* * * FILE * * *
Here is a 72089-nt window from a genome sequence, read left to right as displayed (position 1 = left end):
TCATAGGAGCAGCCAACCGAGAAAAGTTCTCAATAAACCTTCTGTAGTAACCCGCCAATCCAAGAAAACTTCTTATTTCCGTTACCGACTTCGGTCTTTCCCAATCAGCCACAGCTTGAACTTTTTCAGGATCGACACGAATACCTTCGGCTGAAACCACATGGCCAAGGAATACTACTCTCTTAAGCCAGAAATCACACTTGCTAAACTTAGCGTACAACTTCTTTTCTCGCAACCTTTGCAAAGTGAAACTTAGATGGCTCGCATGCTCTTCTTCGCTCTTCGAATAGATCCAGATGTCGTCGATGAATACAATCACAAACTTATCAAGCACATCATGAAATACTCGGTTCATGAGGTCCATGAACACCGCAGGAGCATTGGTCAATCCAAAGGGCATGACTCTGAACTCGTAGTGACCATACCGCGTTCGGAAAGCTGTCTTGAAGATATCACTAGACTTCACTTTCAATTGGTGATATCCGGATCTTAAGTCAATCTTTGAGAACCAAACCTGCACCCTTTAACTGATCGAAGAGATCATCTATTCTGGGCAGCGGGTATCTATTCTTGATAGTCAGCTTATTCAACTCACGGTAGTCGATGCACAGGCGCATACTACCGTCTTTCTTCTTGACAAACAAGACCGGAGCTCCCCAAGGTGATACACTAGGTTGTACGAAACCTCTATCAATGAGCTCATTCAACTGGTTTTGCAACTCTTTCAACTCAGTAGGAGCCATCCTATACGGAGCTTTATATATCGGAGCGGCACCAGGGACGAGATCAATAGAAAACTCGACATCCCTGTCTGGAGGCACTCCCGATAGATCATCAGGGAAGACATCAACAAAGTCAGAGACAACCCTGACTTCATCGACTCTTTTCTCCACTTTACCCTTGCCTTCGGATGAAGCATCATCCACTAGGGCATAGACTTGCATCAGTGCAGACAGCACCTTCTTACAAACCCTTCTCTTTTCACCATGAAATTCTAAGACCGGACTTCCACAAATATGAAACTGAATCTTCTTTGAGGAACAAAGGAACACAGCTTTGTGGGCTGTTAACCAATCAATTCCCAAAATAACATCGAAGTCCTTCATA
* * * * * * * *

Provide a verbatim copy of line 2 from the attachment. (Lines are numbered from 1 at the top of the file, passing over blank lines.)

TCATAGGAGCAGCCAACCGAGAAAAGTTCTCAATAAACCTTCTGTAGTAACCCGCCAATCCAAGAAAACTTCTTATTTCCGTTACCGACTTCGGTCTTTCCCAATCAGCCACAGCTTGAACTTTTTCAGGATCGACACGAATACCTTCGGCTGAAACCACATGGCCAAGGAATACTACTCTCTTAAGCCAGAAATCACACTTGCTAAACTTAGCGTACAACTTCTTTTCTCGCAACCTTTGCAAAGTGAAACTTAGATGGCTCGCATGCTCTTCTTCGCTCTTCGAATAGATCCAGATGTCGTCGATGAATACAATCACAAACTTATCAAGCACATCATGAAATACTCGGTTCATGAGGTCCATGAACACCGCAGGAGCATTGGTCAATCCAAAGGGCATGACTCTGAACTCGTAGTGACCATACCGCGTTCGGAAAGCTGTCTTGAAGATATCACTAGACTTCACTTTCAATTGGTGATATCCGGATCTTAAGTCAATCTTTGAGAACCAAACCTGCACCCTTTAACTGATCGAAGAGATCATCTATTCTGGGCAGCGGGTATCTATTCTTGATAGTCAGCTTATTCAACTCACGGTAGTCGATGCACAGGCGCATACTACCGTCTTTCTTCTTGACAAACAAGACCGGAGCTCCCCAAGGTGATACACTAGGTTGTACGAAACCTCTATCAATGAGCTCATTCAACTGGTTTTGCAACTCTTTCAACTCAGTAGGAGCCATCCTATACGGAGCTTTATATATCGGAGCGGCACCAGGGACGAGATCAATAGAAAACTCGACATCCCTGTCTGGAGGCACTCCCGATAGATCATCAGGGAAGACATCAACAAAGTCAGAGACAACCCTGACTTCATCGACTCTTTTCTCCACTTTACCCTTGCCTTCGGATGAAGCATCATCCACTAGGGCATAGACTTGCATCAGTGCAGACAGCACCTTCTTACAAACCCTTCTCTTTTCACCATGAAATTCTAAGACCGGACTTCCACAAATATGAAACTGAATCTTCTTTGAGGAACAAAGGAACACAGCTTTGTGGGCTGTTAACCAATCAATTCCCAAAATAACATCGAAGTCCTTCATA